“The Restaurant Business In America Will Be Changed Forever”

Rebecca R. Ammons

Top Chef, executive producer and co-host Padma Lakshmi brought together a group of All-Star chefs for a fresh set of culinary challenges, taking the show to Italy for the first time, and paying tribute to the late Los Angeles food critic Jonathan Gold.” data-reactid=”28″>In the latest season of Top Chef, executive producer and co-host Padma Lakshmi brought together a group of All-Star chefs for a fresh set of culinary challenges, taking the show to Italy for the first time, and paying tribute to the late Los Angeles food critic Jonathan Gold.

Bravo reality series since 2002, bringing constant passion and curiosity to the kitchen, while using her platform for the good of others.” data-reactid=”29″>A nine-time Emmy nominee, Lakshmi has appeared on the Bravo reality series since 2002, bringing constant passion and curiosity to the kitchen, while using her platform for the good of others.

Taste the Nation, on Hulu, aiming to introduce viewers to immigrant communities through their food, while serving up a deeper understanding of the lives they live. “I felt like there was so much negativity coming out of Washington, D.C. about immigrants, and immigrants weren’t really allowed a big platform to speak for themselves in a thorough way,” the host says of the series’ genesis. “Usually, how we find out about another culture is through their foods. So, doing it through food allowed me a way in, and it is a very political show. It’s really a show about immigration and politics, disguised as a food show.”” data-reactid=”39″>This past June, Lakshmi launched a new series, Taste the Nation, on Hulu, aiming to introduce viewers to immigrant communities through their food, while serving up a deeper understanding of the lives they live. “I felt like there was so much negativity coming out of Washington, D.C. about immigrants, and immigrants weren’t really allowed a big platform to speak for themselves in a thorough way,” the host says of the series’ genesis. “Usually, how we find out about another culture is through their foods. So, doing it through food allowed me a way in, and it is a very political show. It’s really a show about immigration and politics, disguised as a food show.”

Well known for her philanthropic work, and her heartfelt commitment to marginalized groups, Lakshmi has for years advocated for the independent restaurant industry. Since the coronavirus pandemic took hold in the U.S., the host has watched on in horror, as far too many of these establishments have been taken down. Unfortunately, in the long term, Lakshmi has an all-too-clear sense of what these events will mean. Simply put, she says, “The restaurant business in America will be changed forever.”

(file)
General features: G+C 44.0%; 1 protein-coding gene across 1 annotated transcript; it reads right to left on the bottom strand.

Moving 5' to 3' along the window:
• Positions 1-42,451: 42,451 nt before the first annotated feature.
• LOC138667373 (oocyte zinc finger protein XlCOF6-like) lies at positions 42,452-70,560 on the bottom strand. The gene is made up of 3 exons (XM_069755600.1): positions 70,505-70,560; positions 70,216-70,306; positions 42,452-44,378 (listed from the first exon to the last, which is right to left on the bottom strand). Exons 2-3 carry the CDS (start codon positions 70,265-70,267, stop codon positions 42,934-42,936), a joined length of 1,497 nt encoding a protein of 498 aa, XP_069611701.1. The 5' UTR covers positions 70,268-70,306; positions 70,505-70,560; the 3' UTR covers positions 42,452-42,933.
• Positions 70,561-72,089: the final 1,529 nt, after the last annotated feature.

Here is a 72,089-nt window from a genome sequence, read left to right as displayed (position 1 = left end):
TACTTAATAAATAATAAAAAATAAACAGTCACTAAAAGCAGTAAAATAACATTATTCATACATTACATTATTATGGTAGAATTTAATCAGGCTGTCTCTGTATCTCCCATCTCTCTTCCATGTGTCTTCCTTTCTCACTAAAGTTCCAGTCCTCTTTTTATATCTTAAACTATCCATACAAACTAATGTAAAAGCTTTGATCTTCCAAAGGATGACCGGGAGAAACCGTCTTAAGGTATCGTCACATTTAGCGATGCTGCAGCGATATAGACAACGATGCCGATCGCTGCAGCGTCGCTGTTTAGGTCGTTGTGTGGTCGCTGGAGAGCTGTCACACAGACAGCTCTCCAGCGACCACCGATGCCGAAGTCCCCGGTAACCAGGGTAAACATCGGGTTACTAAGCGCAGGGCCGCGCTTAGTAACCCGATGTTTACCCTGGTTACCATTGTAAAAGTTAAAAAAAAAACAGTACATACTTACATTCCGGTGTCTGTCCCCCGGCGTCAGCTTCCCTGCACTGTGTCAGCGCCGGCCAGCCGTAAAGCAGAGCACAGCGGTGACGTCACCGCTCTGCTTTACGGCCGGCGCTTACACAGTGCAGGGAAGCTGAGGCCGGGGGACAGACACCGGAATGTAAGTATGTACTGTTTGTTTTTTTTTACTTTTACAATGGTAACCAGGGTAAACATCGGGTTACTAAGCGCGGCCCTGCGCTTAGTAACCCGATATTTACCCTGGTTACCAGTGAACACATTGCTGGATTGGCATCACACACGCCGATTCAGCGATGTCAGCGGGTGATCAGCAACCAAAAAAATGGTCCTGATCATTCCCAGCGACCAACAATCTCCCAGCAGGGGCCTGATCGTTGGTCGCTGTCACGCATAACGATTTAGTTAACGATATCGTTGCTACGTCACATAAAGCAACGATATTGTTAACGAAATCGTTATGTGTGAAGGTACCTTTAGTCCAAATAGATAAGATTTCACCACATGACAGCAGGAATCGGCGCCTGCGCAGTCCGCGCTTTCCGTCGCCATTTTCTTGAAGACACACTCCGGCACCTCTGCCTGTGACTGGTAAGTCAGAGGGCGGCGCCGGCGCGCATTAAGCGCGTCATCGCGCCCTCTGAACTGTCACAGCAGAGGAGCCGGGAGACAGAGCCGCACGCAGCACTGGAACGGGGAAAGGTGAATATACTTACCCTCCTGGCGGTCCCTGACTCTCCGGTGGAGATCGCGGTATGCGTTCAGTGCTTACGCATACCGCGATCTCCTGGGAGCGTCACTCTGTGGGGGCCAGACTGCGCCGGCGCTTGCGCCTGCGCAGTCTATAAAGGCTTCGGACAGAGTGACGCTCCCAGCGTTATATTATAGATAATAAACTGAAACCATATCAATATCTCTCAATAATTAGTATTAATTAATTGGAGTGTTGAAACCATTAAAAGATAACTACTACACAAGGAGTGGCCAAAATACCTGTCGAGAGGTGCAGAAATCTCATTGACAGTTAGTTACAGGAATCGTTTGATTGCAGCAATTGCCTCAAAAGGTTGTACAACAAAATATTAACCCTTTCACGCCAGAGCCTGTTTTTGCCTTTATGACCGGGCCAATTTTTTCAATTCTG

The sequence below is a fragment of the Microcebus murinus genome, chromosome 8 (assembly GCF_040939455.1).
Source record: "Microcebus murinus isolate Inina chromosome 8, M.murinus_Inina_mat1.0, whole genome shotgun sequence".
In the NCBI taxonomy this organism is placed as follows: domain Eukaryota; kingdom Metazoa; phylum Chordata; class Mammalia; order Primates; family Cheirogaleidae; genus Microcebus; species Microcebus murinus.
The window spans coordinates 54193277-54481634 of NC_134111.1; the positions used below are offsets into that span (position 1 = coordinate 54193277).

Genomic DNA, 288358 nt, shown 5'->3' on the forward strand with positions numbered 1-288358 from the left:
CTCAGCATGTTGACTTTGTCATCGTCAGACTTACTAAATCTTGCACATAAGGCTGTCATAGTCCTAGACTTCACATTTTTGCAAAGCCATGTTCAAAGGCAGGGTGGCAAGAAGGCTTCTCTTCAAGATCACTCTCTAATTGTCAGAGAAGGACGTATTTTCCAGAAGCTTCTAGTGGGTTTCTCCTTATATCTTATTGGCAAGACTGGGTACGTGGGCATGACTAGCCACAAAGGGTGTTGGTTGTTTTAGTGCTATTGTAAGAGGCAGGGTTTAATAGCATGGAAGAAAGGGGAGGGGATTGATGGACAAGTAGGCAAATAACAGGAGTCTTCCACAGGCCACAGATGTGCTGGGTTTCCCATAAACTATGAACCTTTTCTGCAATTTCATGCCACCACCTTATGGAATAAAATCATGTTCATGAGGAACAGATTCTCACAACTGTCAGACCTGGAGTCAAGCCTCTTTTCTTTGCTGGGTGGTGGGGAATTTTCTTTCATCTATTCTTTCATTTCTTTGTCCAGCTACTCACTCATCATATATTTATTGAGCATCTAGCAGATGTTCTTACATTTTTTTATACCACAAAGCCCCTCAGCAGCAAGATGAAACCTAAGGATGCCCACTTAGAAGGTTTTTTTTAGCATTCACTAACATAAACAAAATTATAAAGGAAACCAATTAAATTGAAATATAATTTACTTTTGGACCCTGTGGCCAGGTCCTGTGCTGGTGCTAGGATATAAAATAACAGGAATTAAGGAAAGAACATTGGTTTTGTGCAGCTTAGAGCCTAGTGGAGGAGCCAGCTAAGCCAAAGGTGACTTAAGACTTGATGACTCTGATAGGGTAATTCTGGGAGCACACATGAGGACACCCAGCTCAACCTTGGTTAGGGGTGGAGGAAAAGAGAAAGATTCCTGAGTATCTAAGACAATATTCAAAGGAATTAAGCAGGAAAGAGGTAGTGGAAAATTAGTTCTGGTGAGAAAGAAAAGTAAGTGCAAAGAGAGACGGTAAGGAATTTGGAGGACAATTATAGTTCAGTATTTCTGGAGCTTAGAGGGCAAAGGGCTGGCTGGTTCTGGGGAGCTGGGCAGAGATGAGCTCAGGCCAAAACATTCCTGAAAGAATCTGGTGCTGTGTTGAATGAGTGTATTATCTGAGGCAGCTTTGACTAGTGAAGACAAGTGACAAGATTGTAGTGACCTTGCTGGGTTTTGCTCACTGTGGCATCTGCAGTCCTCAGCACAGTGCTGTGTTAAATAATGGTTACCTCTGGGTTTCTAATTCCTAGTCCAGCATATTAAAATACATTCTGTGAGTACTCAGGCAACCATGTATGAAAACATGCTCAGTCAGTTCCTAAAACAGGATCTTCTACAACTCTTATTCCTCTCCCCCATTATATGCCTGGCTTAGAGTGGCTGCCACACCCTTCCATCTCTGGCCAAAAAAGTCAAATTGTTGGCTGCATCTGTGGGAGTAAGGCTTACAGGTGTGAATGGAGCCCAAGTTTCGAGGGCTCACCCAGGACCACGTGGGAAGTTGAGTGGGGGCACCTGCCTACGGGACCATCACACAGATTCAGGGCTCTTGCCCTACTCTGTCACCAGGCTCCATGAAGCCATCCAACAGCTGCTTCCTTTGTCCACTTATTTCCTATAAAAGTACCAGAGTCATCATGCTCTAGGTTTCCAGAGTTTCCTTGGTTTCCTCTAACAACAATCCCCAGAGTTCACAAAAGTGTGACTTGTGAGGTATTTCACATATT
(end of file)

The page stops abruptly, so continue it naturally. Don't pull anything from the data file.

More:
I also think our show makes it about the chefs. They’re the real stars of our show. I’m very proud of that, as far as reality programming goes, especially when you think of how many years ago we started. There was a time when a lot of reality television was really kind of lowest common denominator, trashy, people picking on each other, and we don’t engage in that. Our show is actually about the food, to the point of being egghead-y about it. We really get into the nitty-gritty. We go into the weeds on that stuff because we are genuinely interested also, and I think that shows.

You’ve seen them before, and now you get to see how they are a few years later, more developed in their careers, more mature with their palette, et cetera. So that, for me, was really exciting. There was a different dynamic in the room; just the energy was different.

We’re trying to share what we think is the right way with others, so that the industry as a whole can make sure that all the crew is safe, as well. I mean, I’m only as safe as my crew is, and I want them to be safe. They’re like family to me. We have to just take the attitude that we’re going to get through it together and find a way, because we all need to go back to work.

I think what people don’t realize, especially because we’ve elevated chefs to this kind of celebrity status, is that the margins in the restaurant business are extremely razor thin. So, there’s not a lot of room; there’s not a lot of reserves. I talked to one chef and he was saying, “We pay the invoices of 45 days ago with the money we make this week. So, if we’re not making money this week, we’re already behind a month and a half, from day one that we closed.” Unless they have rent relief and unless they can do enough takeout, which many restaurants can’t do, some old restaurants where people are used to getting takeout will survive, but those aren’t the bulk of the restaurants.

I do think that it’s such a large disaster that has befallen the restaurant business that we’ll have to build it up from the ground again. Hopefully, there will be better protections put in for its labor force, and more humane working hours, finding a way so that everybody has health insurance, and everybody gets family leave, and everybody shares the burden of running that restaurant. And it may mean we have to pay a little more. I think in America, Americans are bargain hunters. It’s kind of in our DNA. We always want to see “value for our money”, and I think we’re going to have to remember that there’s a pair of hands that made that food that has to pay his or her rent, that has a family, that has maybe an elderly person they’re caring for, just like we are. There has to be a little bit more empathy and a lot more equality in restaurants.

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